Longport wants to replace 50 feet of deteriorated bulkhead along Amherst Avenue.


LONGPORT – City officials are hashing out options for replacing 50 feet of deteriorated bulkhead on Amherst Avenue at 36th Avenue, which abuts a deteriorated bulkhead owned by Luciano Lamberti, who is building a restaurant on adjacent land in Margate.

Longport’s section of the bulkhead spans 50 feet across a park where a small gazebo is located and Lamberti owns 75 linear feet of deteriorating bulkhead across his land in Longport.

The restaurant developer has already replaced the entire length of city-owned bulkhead adjacent to the restaurant at his own cost in return for the City of Margate providing him the land on which the restaurant sits. The restaurant has been under construction for more than two years and Lamberti has already completed the portion of bulkhead that spans his Sunset Marina in Margate.

Longport Solicitor Michael Affanato, who has been discussing the bulkhead replacement with Lamberti, outlined three options for the Board of Commissioners to consider.

  • Option 1 suggests Lamberti sign over the upland portion of his land to the borough and the borough would assume responsibility for replacing the entire 125 feet of bulkhead. Although the borough would own the land, Lamberti would maintain his riparian rights.
  • Option 2 would be to work with Longport to replace the entire length of bulkhead.
  • Option 3 would have the borough go it along and utilize some of Lamberti’s land to square off the portion of the bulkhead that abuts his.

Deteriorated bulkhead in Longport.

An inspection of the bulkhead by borough engineer Remington & Vernick shows deteriorated timbers and areas that have been infilled where the land has eroded from beneath the bulkhead.

“It’s in way worse condition than we actually thought it was,” Affanato said. “Public Works will get to the point where they cannot keep pouring in dirt that goes out of the bottom of the bulkhead.”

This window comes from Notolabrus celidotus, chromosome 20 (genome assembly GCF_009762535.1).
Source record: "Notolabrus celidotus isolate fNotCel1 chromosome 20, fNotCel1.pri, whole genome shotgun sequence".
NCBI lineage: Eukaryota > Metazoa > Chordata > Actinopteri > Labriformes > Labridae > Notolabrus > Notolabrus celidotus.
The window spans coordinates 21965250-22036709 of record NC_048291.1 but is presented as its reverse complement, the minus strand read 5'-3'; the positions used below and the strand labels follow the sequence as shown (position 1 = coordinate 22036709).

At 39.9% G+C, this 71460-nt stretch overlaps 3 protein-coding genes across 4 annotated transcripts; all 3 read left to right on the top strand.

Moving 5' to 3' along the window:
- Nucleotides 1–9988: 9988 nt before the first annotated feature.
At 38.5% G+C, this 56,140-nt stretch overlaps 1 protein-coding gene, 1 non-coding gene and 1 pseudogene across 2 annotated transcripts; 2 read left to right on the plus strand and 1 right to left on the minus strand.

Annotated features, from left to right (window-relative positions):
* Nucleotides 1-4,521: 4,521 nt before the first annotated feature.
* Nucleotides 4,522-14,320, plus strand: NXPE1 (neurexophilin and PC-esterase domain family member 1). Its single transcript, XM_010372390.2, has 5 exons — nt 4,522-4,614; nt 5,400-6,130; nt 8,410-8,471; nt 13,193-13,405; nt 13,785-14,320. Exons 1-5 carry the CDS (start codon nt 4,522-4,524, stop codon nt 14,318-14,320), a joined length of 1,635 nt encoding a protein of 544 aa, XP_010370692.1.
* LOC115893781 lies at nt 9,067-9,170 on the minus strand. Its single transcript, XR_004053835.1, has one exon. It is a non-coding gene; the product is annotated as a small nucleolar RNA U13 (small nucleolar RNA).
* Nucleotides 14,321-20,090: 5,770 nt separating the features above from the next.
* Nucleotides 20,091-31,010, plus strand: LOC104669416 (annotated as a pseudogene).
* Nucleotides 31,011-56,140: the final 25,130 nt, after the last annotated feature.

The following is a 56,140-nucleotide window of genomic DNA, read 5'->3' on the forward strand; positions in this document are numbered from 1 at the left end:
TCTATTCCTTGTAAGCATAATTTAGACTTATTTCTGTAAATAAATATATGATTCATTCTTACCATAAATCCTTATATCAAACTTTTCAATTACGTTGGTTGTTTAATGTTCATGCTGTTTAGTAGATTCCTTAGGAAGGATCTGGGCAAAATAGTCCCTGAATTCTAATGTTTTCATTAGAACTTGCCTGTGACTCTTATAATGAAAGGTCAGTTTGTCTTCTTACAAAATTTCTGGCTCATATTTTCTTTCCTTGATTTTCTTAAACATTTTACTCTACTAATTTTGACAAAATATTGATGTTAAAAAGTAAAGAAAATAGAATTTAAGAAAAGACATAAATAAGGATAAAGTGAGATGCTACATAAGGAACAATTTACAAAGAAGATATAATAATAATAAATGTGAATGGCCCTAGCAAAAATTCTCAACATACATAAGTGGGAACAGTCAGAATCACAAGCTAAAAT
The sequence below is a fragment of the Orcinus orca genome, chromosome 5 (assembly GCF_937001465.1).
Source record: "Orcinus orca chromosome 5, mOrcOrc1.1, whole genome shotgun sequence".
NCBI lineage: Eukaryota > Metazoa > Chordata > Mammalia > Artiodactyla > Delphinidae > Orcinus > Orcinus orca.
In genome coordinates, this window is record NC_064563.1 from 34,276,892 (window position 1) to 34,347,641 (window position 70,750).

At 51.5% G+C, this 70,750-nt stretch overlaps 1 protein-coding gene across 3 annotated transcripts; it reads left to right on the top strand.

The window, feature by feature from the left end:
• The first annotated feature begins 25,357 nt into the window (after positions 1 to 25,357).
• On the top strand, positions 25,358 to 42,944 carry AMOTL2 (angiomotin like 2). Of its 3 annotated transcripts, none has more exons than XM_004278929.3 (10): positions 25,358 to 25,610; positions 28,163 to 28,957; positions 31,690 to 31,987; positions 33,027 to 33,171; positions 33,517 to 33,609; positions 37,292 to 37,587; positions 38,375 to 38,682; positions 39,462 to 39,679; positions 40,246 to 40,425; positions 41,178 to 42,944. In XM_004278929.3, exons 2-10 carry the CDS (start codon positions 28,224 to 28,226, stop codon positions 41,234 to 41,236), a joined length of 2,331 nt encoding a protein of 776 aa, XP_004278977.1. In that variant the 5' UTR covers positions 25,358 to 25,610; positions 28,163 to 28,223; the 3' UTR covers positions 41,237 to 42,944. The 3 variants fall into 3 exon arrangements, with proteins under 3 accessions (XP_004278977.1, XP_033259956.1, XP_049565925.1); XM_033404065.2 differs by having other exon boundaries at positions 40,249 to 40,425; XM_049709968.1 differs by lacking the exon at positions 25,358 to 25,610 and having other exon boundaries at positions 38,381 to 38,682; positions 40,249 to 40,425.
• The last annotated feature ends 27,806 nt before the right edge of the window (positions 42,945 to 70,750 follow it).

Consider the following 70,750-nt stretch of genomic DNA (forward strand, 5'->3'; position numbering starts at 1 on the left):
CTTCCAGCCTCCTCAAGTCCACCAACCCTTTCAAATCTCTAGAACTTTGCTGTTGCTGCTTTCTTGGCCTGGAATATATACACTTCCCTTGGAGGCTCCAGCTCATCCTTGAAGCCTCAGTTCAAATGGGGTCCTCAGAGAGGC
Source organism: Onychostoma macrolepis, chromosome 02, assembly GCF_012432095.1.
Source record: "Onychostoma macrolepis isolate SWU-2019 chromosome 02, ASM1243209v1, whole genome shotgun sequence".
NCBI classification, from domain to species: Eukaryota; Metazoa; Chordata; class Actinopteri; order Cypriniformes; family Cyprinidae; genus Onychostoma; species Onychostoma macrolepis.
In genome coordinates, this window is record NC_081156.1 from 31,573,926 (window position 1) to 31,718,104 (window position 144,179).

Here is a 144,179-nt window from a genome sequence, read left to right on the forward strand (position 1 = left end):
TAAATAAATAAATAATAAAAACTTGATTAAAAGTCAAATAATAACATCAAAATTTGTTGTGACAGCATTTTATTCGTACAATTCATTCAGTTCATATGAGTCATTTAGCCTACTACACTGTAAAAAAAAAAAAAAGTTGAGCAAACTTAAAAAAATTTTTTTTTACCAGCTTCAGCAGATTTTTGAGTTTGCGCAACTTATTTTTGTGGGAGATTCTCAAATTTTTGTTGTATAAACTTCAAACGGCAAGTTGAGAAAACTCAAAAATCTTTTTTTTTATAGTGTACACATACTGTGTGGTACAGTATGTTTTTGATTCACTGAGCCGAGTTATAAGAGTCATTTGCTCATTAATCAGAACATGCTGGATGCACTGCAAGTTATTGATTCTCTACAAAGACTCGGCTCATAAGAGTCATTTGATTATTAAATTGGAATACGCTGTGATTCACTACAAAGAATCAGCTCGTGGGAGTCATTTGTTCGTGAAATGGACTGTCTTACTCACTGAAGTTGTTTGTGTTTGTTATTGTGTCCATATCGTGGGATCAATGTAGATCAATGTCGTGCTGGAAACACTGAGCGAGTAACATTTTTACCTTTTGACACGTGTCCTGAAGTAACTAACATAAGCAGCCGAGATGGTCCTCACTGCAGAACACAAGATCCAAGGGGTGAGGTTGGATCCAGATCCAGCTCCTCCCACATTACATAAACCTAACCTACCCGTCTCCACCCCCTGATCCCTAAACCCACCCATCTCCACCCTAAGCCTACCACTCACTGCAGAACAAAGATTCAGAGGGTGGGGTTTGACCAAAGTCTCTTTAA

Lamberti had suggested the city turn its property over to him so he could build a small house on it.

“That’s a non-starter, it’s not going to happen,” Affanato said.

The 50-foot parcel is undersized and not buildable.

The difficulty in doing a joint project is that the municipality is required to pay prevailing wages, which would increase the cost for Lamberti, who as a private property owner would likely obtain a lower bid amount, Affanato said.

A structural analysis should be conducted on Lamberti’s portion of the bulkhead to decide how the borough moves forward, he said.

Other options to consider include working in tandem with Lamberti to replace both sections of bulkhead under two separate bids.

Dennis said the borough would have to ensure its new bulkhead is stable before doing a “return” to match up with Lamberti’s bulkhead, ensuring that it remains secure. As was the case in Margate, the new bulkhead was constructed 2 feet into the bay and the landward side of the bulkhead infilled.

“The best outcome would be to work cooperatively and replace the entire bulkhead. He would pay for his (portion) at his expense under a separate contract and we would pay for ours at our expense under our contract and end up with one continuous bulkhead,” Dennis said.

Commissioner Dan Lawler suggested the borough obtain a bifurcated bid – one for the municipality and another for Lamberti’s.

Funding is available to finance the borough’s portion of the work, officials said.

Arthur Ponzio Associates of Atlantic City, who designed the bulkhead replacement project in Margate, could be contracted to do the design work and the cost of the design work split between the borough and Lamberti, Dennis suggested.

Affanato said he would inform Lamberti that the borough is not interested in giving up its land to construct a house, and negotiations will continue.


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Categories: Downbeach

Nanette LoBiondo Galloway

Award winning journalist covering news, events and people of Atlantic County for more than 20 years.